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THE FAIRIES.
A sweet passage in a poem by Thomas Hood.

Oh, these be fancy's revellers by night!

Stealthy companions of the downy moth—
Diana's motes, that flit in her pale light,

Shunners of sunbeams in diurnal sloth ;—

These be the Masters on night's silver cloth,—
The gnat, with shrilly trump, is their convener.

Forth from their flowery chambers, nothing loth,
With lulling tunes to charm the air serener,
Or dance upon the grass to make it greener.

These be the pretty genii of the flowers,
Daintily fed with honey and pure dew—

Midsummer's phantoms in her dreaming hours,
King Oberon, and all his merry crew,
The darling puppets of romance's view;

Fairies, and sprites, and goblin elves we call them,
Famous for patronago of lovers true ;—

No harm they act, neither shall harm befall them,

So do not thou with crabbed frowns appal them.

For these are kindly ministers of nature

To soothe all covert hurts and dumb distress;

Pretty they be, and very small of stature,—
For mercy still consorts with littleness:
Therefore the sum of good is still the less,

And mischief grossest in this world of wrong :—
So do these charitable dwarfs redress

The tenfold ravages of giants strong,

To whom great malice and great might belong.

ON PJESTUM.

From a volume entitled Italy and other Poems, by William

SoTHebT.

Not yet the morn-star had his light withdrawn,
Nor yet the sun had risen: while thick the dews
Hung on the branch, impatient of the dawn,

To Paestum's solitude I sped my way.

'Twas the sweet season, 'twas the birth of May,

When gladness swells the universal voice,

And all that live in very life rejoice.

Onward I went rejoicing. But when lay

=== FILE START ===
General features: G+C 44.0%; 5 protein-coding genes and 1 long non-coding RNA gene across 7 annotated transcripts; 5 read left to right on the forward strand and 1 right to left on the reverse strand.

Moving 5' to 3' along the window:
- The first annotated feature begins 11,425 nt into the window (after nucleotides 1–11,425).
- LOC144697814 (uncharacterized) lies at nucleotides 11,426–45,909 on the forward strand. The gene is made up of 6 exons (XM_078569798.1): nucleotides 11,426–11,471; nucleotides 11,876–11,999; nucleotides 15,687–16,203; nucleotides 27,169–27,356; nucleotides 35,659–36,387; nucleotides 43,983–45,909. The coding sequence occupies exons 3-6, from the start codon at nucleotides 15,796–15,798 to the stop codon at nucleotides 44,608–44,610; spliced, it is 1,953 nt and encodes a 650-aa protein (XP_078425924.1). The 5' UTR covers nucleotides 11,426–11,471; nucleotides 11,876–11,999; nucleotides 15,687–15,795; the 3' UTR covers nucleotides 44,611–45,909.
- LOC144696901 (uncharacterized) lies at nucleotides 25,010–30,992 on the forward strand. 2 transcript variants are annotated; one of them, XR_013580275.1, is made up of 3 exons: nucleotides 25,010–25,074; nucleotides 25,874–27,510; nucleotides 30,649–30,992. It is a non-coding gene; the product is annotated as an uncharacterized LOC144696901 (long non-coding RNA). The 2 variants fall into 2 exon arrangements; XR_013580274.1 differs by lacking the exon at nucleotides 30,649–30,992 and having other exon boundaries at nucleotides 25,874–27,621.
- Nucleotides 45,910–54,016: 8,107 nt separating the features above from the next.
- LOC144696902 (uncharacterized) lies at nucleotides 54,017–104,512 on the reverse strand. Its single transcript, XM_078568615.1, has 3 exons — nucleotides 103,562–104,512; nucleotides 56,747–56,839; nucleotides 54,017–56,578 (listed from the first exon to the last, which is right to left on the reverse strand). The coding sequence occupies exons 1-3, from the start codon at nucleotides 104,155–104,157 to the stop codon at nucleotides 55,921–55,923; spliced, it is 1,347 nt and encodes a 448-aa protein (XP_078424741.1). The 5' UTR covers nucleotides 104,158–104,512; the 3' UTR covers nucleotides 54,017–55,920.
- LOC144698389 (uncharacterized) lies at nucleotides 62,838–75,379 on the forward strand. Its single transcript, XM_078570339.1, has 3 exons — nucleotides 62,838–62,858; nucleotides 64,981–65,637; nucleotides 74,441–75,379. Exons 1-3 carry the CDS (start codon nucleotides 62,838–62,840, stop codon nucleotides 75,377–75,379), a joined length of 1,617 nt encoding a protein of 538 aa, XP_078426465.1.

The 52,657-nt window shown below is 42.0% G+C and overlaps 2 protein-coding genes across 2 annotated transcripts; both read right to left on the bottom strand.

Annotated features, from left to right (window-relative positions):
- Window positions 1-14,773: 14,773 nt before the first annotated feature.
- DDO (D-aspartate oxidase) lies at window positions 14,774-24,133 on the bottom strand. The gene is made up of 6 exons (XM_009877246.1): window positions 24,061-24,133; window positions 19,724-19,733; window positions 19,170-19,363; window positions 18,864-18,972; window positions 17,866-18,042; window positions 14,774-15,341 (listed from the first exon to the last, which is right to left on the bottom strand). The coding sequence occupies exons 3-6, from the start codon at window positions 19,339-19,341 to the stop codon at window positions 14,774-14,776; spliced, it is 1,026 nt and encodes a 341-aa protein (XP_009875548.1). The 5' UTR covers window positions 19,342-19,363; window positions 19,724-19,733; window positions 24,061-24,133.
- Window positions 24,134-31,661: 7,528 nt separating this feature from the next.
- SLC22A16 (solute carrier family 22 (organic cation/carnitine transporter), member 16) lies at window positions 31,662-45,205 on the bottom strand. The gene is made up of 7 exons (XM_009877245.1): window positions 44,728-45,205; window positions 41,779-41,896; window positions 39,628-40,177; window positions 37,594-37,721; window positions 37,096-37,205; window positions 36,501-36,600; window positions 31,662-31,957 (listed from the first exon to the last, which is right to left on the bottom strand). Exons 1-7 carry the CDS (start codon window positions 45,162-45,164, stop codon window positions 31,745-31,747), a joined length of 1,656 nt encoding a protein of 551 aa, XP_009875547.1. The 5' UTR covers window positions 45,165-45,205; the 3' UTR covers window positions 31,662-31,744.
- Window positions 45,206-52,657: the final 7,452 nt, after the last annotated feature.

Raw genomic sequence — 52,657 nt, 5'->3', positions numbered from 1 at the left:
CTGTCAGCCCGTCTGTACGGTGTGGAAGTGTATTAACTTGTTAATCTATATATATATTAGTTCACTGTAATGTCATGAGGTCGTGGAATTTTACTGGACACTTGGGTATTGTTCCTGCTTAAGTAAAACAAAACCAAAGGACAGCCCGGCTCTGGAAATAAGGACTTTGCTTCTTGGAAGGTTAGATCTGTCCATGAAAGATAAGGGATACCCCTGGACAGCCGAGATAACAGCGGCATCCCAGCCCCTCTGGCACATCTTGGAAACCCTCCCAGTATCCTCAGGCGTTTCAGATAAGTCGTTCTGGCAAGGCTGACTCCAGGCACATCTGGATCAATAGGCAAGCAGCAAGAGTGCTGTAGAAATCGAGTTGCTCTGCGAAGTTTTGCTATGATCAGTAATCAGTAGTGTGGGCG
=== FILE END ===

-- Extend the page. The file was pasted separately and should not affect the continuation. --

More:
Before me Paestum's desolated ground.

The sun in noontide blaze refused its light;

And suddenly on wings of violent sound

A storm-cloud, dark as night,

Rush'd from the o'ershadow'd mountains and amain

'Mid gusts of hailstones burst th' o'erwhelming rain,

And thunders peal'd, and, preluding their roar,

Wing'd flames that rent the clouds traversed the welkin

o'er.
Yet-—the dread thunder-peal, the lightning fire
That rent the clouds, and fitful flash'd between,
Seem'd as accordant with the gloomy scene,
Deep awe, and solemn feelings to inspire.
But when the sun at transient interval
Burst through the veil, and on the desert laid
Its golden light, at once, with all their pomp
Of massive pdlars, in their strength array'd,
Broader and brighter from surrounding shade.
Range answering range, the giant temples rose
Before me, like a forest avenue
Of oaks, beneath a thousand winters' snows
Grown gray. And still, where'er I turn'd my view
On the colossal fanes, incumbent Time
Deepen'd the character that Greece of yore,
Bad genius, and her high-soul'd sons adore,
Th' Herculean grandeur of her Doric prime,
Simple—severe—sublime.

Sole monuments of nations long unknown!
Ye, in your strength alone,
Stand 'mid the desolate region, where of old
Dense population swarm'd. How drear the shore,
O'er vacant billows vacant billows roll-d,
Where the sail ceased not gleaming, nor the oar
Its restless labour. Void the courts that view'd
O'er hecatombs, the incense columns rise,
Dark'ning the sun-paved skies.
Where now the images, the molten gods,

The trident-bearer, and the brow of Jove,

Whose grandeur glorified your proud abodes?

Where fouler forms hid in the neighb'ring grove?

The singers, where? and the gay choir that timed

The timbers on their breast?

And they whose loose hair widely streaming breathed

Fresh fragrance, as the floatings of their vest

In dance at solemn feast, like shadows wreathed

The giant columns? Where the hallow'd pomp

Of sacrifice, the victim, and the priest,

Who, when the offerings on the altar blazed,